Ageny Response to Public Regulatory Reform Nominations

December 20, 2002


MEMORANDUM FOR THE PRESIDENT'S MANAGEMENT COUNCIL

FROM:

John D. Graham /s/

SUBJECT: Agency Response to Public Regulatory Reform Nominations

On December 19, 2002, the Office of Management and Budget (OMB) submitted its annual report to Congress on the costs and benefits of Federal regulations entitled, “Stimulating Smarter Regulation.” An important component of this year’s report is OMB’s response to the statutory requirement to include recommendations for regulatory reform. In our March draft report, we requested public nominations of regulatory reforms. The public was encouraged to consider problematic paperwork and guidance document requirements, along with regulatory requirements.

In order to encourage broad public participation and to expand on the response to last year’s report, OMB also conducted outreach activities to a wide variety of groups. As a result, approximately 1,700 public comments were received nominating specific regulations and guidance documents for reform.

OIRA conducted a preliminary review of the public comments and identified 267 rules and 49 guidance documents nominated for reform by one or more commenters (excluded from consideration were comments that did not provide specific information on regulations or guidance documents). In our review of the 316 nominations, OIRA found that the rules and guidance documents fell into several categories. This review was based on information available to OIRA at the time the public nominations were processed.

The first category includes 92 rules and 12 guidance documents that are under agency consideration or were recently the subject of agency consideration. This category also includes nominations designated by OIRA in last year’s report as “high priority review” candidates. The second category includes 49 rules and two guidance documents that raised issues concerning independent agencies. The remaining 126 rules and 35 guidance documents make up a third category of nominations that OIRA is referring to agencies for their evaluation (they are listed in Tables 13 and 14 of the Final Report).

Unlike last year, we have not “ranked” the 316 public nominations and identified “high priority review” candidates. Instead, we have decided to evaluate the nominations through an agency-initiated process because (1) the large volume of nominations (316 this year compared to 71 last year) strains OIRA’s ability to develop an informed list of priority nominations for consideration by agencies and (2) giving agencies the task of evaluating the nominations will allow you to bring to bear on the candidates your extensive knowledge and resources, which will provide a basis for selecting reform priorities in consultation with OIRA. OIRA will continue to work with agencies on reform opportunities during the inter-agency consultation process.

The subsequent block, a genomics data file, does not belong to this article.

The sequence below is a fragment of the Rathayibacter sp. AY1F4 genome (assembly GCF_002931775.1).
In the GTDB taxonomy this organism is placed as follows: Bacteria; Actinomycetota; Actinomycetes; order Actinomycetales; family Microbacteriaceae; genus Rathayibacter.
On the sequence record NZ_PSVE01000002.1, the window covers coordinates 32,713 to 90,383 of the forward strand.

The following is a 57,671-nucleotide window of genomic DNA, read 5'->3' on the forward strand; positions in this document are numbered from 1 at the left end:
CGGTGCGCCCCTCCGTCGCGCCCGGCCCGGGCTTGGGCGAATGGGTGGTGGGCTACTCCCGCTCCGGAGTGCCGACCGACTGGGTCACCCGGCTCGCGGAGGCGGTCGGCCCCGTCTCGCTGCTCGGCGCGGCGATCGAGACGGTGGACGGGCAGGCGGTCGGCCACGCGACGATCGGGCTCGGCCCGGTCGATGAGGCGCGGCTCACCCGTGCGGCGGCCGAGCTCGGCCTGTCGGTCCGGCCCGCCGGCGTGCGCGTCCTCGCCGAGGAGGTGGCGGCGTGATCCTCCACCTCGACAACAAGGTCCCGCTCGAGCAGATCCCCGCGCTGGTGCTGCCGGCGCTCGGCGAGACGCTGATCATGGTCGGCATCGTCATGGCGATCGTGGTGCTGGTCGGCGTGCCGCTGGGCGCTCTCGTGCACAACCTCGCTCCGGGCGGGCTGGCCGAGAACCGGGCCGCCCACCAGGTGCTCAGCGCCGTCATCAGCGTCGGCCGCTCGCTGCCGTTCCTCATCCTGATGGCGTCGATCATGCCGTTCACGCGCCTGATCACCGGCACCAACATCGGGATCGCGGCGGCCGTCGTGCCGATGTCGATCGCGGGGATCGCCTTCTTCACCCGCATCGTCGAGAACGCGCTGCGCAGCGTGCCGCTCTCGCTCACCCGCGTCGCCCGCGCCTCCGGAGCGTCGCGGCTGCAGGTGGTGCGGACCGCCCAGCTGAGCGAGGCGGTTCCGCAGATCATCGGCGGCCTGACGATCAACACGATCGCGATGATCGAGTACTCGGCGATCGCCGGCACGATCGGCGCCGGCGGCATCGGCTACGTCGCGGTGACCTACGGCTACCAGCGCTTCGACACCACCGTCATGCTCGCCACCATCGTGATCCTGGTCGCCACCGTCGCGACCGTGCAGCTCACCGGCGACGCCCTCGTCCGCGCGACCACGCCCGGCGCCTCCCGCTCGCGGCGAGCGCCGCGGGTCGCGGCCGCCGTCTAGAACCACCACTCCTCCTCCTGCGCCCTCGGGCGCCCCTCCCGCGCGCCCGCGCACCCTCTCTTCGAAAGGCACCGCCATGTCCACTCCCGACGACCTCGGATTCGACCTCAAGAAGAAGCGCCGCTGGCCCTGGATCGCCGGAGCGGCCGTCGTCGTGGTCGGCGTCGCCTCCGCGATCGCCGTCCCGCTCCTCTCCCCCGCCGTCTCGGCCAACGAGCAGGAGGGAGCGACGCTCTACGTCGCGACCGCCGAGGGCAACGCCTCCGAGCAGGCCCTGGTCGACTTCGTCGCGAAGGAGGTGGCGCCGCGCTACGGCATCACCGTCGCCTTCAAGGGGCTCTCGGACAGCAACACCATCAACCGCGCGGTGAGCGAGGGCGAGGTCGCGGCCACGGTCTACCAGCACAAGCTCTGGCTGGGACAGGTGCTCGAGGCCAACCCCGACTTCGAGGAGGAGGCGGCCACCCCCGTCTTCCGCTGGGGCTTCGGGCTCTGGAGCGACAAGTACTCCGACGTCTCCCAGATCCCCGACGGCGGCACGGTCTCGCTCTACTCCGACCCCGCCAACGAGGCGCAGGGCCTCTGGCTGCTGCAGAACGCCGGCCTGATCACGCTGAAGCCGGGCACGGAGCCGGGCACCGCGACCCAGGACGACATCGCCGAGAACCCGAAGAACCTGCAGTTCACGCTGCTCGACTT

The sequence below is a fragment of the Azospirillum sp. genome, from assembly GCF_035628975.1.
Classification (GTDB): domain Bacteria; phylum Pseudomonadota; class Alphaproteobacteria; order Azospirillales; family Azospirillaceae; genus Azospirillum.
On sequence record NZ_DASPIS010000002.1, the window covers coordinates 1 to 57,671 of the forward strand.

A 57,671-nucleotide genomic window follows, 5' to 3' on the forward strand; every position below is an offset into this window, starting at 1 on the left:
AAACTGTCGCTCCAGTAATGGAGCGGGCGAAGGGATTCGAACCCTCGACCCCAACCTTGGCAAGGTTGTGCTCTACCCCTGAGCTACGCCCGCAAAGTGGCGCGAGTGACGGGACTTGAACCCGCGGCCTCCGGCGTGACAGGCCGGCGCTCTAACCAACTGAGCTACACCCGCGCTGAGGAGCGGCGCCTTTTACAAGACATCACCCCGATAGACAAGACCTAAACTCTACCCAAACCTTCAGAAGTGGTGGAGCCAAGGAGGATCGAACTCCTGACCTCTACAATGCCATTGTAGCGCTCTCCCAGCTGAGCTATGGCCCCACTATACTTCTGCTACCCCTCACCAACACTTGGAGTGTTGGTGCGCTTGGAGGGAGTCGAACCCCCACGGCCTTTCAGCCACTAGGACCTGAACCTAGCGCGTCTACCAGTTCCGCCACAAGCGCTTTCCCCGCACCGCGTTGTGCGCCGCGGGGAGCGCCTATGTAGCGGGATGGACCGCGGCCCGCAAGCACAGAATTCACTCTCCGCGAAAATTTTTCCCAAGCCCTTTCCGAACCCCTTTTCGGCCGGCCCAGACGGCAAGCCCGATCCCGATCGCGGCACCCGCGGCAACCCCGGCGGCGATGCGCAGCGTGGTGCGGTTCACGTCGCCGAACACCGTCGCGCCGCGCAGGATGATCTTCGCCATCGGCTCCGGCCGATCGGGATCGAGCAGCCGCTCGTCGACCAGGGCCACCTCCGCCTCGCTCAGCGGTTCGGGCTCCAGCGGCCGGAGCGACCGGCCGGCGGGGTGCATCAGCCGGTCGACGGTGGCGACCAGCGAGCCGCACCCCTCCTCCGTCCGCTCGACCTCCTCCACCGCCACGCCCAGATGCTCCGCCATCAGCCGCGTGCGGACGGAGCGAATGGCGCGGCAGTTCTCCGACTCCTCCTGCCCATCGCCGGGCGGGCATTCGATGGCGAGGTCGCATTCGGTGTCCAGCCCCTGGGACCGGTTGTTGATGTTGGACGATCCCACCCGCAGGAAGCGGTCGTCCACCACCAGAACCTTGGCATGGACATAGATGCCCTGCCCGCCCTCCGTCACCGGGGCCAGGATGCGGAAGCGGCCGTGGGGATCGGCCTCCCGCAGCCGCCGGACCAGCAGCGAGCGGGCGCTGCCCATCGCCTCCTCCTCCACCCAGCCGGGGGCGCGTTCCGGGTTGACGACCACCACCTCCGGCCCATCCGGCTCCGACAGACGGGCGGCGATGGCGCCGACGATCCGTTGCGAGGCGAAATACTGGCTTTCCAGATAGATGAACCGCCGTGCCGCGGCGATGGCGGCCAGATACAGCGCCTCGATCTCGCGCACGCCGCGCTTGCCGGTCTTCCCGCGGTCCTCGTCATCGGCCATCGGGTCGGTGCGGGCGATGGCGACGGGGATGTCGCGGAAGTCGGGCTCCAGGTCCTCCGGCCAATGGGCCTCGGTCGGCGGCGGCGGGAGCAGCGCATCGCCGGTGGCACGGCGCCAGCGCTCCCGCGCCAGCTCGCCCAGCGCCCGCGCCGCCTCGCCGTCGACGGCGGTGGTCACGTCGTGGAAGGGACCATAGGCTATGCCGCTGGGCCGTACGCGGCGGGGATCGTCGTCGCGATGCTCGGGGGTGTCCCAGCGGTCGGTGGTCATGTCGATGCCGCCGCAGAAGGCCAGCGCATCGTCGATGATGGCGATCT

Accordingly, OIRA is referring to the agencies all of the public nominations for their review. We are specifically requesting that the responsible agencies consider the nominations in the third category as potential candidates for reform. The public comments suggesting candidates for reform—and OIRA’s summaries of them—are available on the OMB website at http://www.whitehouse.gov/omb/inforeg/regpol-reports_congress.html. Attached for your convenience is a listing of the nominations, by category.

It is OIRA’s intention that this agency review of nominations be a merit-based process in which the consideration of nominations is objective, consistent, and grounded in the regulatory principles codified in Executive Order 12866 and the statutory authority of the agencies. In conducting this evaluation, we suggest that agencies rely on three criteria: efficiency, fairness, and practicality.

OIRA is asking that agencies complete their initial review of the nominations for which they are responsible by February 28, 2003. During these consultations, any rules and guidance documents that are under current or recent agency consideration will also be discussed. Where appropriate, OIRA may request agencies to report on their recent, ongoing, or future activities concerning the issue(s) raised by the public commenter(s). In cases where a final decision has not been made and agency activities are underway, OIRA may encourage agencies to consider the public comment and, where appropriate, place it in the rulemaking docket.

OIRA is also requesting that SBA’s Office of Advocacy review all of the public nominations and identify for agencies those that it thinks offer the potential to reduce unjustified regulatory burdens on small businesses. OIRA is requesting that SBA consult with OIRA to develop a process for addressing these issues.

OIRA staff will be contacting your staff to schedule meetings to discuss the public nominations. It is very important that your agency review the nominations so that these consultations are productive. Your staff may direct any questions regarding the development and analysis of your evaluations to the appropriate desk officer in OIRA.

Thank you for your cooperation and prompt attention.